In this work, we tested the effectiveness of NO donors in dispersal of biofilms formed by common foodborne pathogens (non-typhoidal Salmonella enterica and enterohaemorrhagic E. coli, EHEC) on materials that are common in the food industry. The rationale for this study was based on the reports that the same NO donors have different dispersion potential depending on the bacterial strain, temperature and surface properties (Barraud et al. ; Barraud et al. [2009a]; Charville et al. ; Gilberthorpe and Poole ). Because the ultimate goal of these experiments is to identify commercially available compounds for industrial applications, the following criteria were used to select candidate compounds: 1) low/moderate toxicity; 2) have no more than 0.1% of probable, possible or confirmed human carcinogenicity according to the International Agency for Research on Cancer (IARC); 3) low/moderate cost; 4) commercially availability. Based on these criteria, the following compounds were selected: molsidomine (N- (ethoxycarbonyl)- 3- (4- morpholinyl)- sydnone imine), MAHMA NONOate (6-(2-Hydroxy-1-methyl-2-nitrosohydrazino)-N-methyl-1-hexanamine), spermine NONOate (N-[4-[1-(3-Aminopropyl)-2-hydroxy-2-nitrosohydrazino]butyl]-1,3-propanediamine), diethylamine NONOate diethylammonium salt, and diethylamine NONOate sodium.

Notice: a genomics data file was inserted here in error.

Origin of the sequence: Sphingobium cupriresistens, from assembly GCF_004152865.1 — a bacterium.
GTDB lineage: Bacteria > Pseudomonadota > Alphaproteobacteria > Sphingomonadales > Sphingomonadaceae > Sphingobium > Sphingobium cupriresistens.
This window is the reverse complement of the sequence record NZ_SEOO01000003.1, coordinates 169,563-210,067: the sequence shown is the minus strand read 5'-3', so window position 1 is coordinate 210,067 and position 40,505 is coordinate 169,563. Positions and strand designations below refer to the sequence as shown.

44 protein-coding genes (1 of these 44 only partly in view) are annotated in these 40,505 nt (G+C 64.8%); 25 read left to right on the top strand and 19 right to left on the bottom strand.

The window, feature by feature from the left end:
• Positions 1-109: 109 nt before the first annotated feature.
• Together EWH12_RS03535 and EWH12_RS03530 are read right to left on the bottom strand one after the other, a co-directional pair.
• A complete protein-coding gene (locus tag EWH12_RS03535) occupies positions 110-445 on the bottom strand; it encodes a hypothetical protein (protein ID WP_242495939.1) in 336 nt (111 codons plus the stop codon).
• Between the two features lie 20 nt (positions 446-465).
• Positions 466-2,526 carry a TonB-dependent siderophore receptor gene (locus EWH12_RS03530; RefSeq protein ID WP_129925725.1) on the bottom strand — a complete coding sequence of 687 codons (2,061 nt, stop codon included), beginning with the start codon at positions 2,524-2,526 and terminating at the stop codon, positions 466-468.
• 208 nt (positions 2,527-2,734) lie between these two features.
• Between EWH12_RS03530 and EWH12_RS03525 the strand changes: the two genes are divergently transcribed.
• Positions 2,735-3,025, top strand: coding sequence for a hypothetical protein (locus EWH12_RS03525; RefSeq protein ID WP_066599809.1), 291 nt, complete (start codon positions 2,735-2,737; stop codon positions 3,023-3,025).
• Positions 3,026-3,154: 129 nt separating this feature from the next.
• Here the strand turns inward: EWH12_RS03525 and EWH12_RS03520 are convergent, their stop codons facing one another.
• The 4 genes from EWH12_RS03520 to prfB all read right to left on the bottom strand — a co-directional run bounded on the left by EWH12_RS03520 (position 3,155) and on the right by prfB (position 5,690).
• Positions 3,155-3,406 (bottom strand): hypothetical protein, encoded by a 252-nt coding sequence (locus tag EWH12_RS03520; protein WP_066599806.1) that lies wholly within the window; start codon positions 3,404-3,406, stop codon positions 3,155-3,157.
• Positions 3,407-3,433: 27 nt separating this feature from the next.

Microarray studies have revealed that P. aeruginosa genes involved in adherence are down regulated upon exposure to nitric oxide (Firoved et al. ), and the involvement of NO in regulating biofilm formation and dispersal in P. aeruginosa was also supported by several studies (Barraud et al. ; Barraud et al. [2009a]; Darling and Evans ; Van Alst et al. ). Several genes involved in the production and perception of this signaling molecule have been characterized in Pseudomonas aeruginosa PAO1. The chemotaxis protein BdlA is involved in biofilm dispersion of P. aeruginosa: biofilms formed by the bdlA mutant do not detach when exposed to low doses of NO in continuous-flow cultures (Barraud et al. [2009a]; Petrova and Sauer ). P. aeruginosa nirS and norCB encode a NO2− reductase and NO reductase. A mutation in nirS leads to a reduced biofilm dispersion (Barraud et al. ), while biofilms formed by a NO reductase-deficient strain ΔnorCB did not shift to the planktonic state when exposed to endogenous nitric oxide. No homologs of NirS, NorCB are found in Salmonella. However, when grown anaerobically with nitrate, Salmonella is capable of generating NO after nitrite addition, likely via products of fnr and hmp genes (Gilberthorpe and Poole ). Because the mechanisms of nitric oxide-mediated signaling in Salmonella appear to be distinct from those in P. aeruginosa, this study also attempted to elucidate genes that are potentially involved in these signaling pathways and contribute to biofilm dispersal in Salmonella.